• LO8. Explain the length in the queue and solve simple waiting time problems
• LO9. Explain definitions of Brownian and martingales
• LO10. Write clear, complete and logical proofs for mathematical hypotheses that are new to the student.

The graduate qualities are the qualities and skills that all University of Sydney graduates must demonstrate on successful completion of an award course. As a future Sydney graduate, the set of qualities have been designed to equip you for the contemporary world.

 GQ1 Depth of disciplinary expertise Deep disciplinary expertise is the ability to integrate and rigorously apply knowledge, understanding and skills of a recognised discipline defined by scholarly activity, as well as familiarity with evolving practice of the discipline. GQ2 Critical thinking and problem solving Critical thinking and problem solving are the questioning of ideas, evidence and assumptions in order to propose and evaluate hypotheses or alternative arguments before formulating a conclusion or a solution to an identified problem. GQ3 Oral and written communication Effective communication, in both oral and written form, is the clear exchange of meaning in a manner that is appropriate to audience and context. GQ4 Information and digital literacy Information and digital literacy is the ability to locate, interpret, evaluate, manage, adapt, integrate, create and convey information using appropriate resources, tools and strategies. GQ5 Inventiveness Generating novel ideas and solutions. GQ6 Cultural competence Cultural Competence is the ability to actively, ethically, respectfully, and successfully engage across and between cultures. In the Australian context, this includes and celebrates Aboriginal and Torres Strait Islander cultures, knowledge systems, and a mature understanding of contemporary issues. GQ7 Interdisciplinary effectiveness Interdisciplinary effectiveness is the integration and synthesis of multiple viewpoints and practices, working effectively across disciplinary boundaries. GQ8 Integrated professional, ethical, and personal identity An integrated professional, ethical and personal identity is understanding the interaction between one’s personal and professional selves in an ethical context. GQ9 Influence Engaging others in a process, idea or vision.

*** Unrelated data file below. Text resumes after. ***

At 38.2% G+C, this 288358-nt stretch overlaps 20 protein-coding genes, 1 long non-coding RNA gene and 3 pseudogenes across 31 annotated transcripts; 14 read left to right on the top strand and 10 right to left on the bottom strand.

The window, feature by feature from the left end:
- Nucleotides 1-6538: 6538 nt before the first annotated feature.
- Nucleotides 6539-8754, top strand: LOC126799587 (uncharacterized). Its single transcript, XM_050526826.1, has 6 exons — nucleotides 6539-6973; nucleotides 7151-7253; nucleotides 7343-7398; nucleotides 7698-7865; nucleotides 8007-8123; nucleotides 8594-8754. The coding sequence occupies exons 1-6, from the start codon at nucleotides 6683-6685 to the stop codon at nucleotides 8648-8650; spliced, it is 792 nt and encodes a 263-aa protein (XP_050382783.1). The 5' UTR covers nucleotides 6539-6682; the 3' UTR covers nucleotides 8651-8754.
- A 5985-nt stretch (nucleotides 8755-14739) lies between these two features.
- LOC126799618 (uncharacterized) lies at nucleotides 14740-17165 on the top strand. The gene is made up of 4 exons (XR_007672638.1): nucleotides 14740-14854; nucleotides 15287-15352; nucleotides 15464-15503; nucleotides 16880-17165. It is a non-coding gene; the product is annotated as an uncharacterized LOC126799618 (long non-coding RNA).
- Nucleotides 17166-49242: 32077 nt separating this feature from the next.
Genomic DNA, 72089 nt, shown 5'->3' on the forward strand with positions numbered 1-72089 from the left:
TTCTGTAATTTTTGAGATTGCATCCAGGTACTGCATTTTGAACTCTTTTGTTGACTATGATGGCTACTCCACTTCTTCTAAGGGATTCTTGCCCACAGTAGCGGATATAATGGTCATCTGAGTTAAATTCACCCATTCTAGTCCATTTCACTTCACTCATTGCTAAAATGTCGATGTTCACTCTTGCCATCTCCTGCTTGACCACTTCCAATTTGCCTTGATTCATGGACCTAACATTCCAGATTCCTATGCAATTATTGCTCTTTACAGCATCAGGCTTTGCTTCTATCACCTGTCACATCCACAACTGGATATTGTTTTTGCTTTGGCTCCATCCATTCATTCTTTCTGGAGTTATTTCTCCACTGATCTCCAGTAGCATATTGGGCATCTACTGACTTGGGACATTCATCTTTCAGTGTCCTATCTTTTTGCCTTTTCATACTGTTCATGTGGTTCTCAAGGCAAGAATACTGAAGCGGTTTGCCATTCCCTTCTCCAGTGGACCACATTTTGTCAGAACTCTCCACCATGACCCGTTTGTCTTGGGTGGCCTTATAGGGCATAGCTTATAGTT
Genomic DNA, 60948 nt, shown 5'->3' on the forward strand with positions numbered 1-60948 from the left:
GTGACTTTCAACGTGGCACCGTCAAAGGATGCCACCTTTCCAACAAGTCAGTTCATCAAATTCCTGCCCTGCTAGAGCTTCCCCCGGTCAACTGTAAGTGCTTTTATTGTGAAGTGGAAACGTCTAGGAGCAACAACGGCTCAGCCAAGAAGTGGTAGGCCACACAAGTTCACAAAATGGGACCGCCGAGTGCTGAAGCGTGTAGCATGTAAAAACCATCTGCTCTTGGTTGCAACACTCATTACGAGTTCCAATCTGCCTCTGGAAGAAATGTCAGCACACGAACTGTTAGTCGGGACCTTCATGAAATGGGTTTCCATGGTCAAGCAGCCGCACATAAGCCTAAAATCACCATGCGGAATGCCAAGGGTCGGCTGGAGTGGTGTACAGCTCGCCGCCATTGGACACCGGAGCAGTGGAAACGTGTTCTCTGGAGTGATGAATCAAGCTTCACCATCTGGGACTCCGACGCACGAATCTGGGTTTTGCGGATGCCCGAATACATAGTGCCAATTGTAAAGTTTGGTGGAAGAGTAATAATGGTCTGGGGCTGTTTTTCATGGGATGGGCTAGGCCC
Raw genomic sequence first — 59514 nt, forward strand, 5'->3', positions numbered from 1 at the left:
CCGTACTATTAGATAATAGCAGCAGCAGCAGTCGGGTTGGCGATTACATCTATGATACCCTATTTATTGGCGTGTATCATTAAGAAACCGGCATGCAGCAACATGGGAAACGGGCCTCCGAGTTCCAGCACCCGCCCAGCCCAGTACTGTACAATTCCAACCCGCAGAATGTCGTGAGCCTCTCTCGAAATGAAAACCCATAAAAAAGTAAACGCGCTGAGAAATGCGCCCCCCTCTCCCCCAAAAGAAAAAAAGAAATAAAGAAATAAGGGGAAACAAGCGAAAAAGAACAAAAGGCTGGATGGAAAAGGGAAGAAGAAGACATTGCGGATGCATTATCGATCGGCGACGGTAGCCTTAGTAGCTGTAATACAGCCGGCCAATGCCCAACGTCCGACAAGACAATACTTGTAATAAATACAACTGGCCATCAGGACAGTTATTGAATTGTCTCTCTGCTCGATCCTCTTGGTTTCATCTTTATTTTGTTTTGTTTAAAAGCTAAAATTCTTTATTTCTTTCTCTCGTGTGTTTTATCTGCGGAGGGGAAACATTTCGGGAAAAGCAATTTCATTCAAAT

### Outcome map

GQ1 GQ2 GQ3 GQ4 GQ5 GQ6 GQ7 GQ8 GQ9

## Responding to student feedback

This section outlines changes made to this unit following staff and student reviews.

No changes have been made since this unit was last offered

### Work, health and safety

We are governed by the Work Health and Safety Act 2011, Work Health and Safety Regulation 2011 and Codes of Practice. Penalties for non-compliance have increased. Everyone has a responsibility for health and safety at work. The University’s Work Health and Safety policy explains the responsibilities and expectations of workers and others, and the procedures for managing WHS risks associated with University activities.

General Laboratory Safety Rules

• No eating or drinking is allowed in any laboratory under any circumstances
• A laboratory coat and closed-toe shoes are mandatory